Reliance Industries Ltd., Mumbai, has refuted a critical report by the government auditor about operation of its deepwater KG D6 gas discovery, saying the project “has set a global benchmark for effective, efficient completion and cost competitiveness.”
The Indian government’s Comptroller and Auditor General (CAG) this week sent Parliament a report alleging irregularities of work conducted under the production sharing contract covering RIL’s large deepwater gas discovery on the KG D6 block offshore eastern India.
RIL has been under pressure from the Directorate General of Hydrocarbons to increase drilling in the area because production has lagged behind projections (OGJ Online, Aug. 4, 2011).
The CAG report raised questions about cost overruns, the absence of acreage relinquishment between operational phases, and structure of the PSC.
In a Sept. 9 press release, RIL cited studies by three independent consulting firms saying the company’s work under the PSC met industry standards.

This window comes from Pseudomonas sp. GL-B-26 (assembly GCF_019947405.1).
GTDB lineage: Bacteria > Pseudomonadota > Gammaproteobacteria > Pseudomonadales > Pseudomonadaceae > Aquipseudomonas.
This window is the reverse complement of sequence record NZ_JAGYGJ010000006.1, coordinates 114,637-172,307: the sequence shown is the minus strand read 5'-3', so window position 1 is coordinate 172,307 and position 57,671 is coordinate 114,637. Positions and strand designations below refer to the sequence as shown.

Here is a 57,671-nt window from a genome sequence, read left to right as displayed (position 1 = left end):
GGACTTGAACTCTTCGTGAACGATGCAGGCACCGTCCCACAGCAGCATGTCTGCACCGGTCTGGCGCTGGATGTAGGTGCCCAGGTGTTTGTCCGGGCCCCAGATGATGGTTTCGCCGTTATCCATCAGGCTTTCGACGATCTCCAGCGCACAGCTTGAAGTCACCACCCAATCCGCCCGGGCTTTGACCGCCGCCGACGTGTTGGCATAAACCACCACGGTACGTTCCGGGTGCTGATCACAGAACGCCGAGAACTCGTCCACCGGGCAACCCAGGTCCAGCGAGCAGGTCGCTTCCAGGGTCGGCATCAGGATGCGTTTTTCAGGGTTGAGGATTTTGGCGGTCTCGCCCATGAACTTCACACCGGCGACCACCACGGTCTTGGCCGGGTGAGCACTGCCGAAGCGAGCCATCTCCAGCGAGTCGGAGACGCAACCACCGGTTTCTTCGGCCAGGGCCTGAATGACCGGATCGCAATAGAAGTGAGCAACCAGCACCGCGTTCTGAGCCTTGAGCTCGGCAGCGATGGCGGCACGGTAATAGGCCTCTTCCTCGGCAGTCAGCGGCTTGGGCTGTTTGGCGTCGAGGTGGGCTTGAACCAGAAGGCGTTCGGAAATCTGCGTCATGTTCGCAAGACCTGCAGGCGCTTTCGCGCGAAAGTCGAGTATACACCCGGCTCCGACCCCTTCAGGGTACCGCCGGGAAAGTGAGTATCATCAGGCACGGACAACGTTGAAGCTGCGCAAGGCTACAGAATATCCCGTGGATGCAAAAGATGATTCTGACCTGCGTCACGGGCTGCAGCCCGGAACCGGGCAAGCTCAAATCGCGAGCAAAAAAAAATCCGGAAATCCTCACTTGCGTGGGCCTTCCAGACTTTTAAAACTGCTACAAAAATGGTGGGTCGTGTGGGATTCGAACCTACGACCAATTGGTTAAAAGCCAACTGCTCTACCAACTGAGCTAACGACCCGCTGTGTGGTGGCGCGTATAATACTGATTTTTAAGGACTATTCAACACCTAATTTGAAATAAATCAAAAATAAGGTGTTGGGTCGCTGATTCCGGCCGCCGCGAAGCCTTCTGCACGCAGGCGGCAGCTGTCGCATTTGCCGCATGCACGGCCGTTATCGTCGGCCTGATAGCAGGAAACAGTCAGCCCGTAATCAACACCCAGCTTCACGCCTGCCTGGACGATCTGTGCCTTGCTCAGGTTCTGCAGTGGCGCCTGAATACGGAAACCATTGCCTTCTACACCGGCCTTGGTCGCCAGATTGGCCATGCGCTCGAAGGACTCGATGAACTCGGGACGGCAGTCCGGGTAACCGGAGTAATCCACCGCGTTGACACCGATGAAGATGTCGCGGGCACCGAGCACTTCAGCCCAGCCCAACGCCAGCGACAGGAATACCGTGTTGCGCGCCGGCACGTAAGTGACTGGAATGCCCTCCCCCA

“RIL commenced gas production from KG D6 in 6.5 years from discovery, in comparison to the global average of 9-10 years for similar deepwater production facilities,” it said.
The firm brought its large Dhirubhai 1 and 3 discoveries, in 600-1,200 m of water in the Bay of Bengal, on production in April 2009 (OGJ Online, May 5, 2009).
In said the independent studies found its costs not to have been overstated and to have been in line with industry norms. One of the findings was that India’s fiscal system “does not create any incentive for the contractor to indulge in overspending,” RIL said.
KG D6 is one of 21 blocks in which BP recently completed purchase of 30% interests from RIL in a deal forming a joint venture by the companies for Indian exploration and development (OGJ Online, Aug. 30, 2011).
RIL cited the BP arrangement as validation of its position in relation to CAG.
“With its newly established partnership with BP, RIL is confident of unlocking the full potential of KG D6 and other blocks,” it said.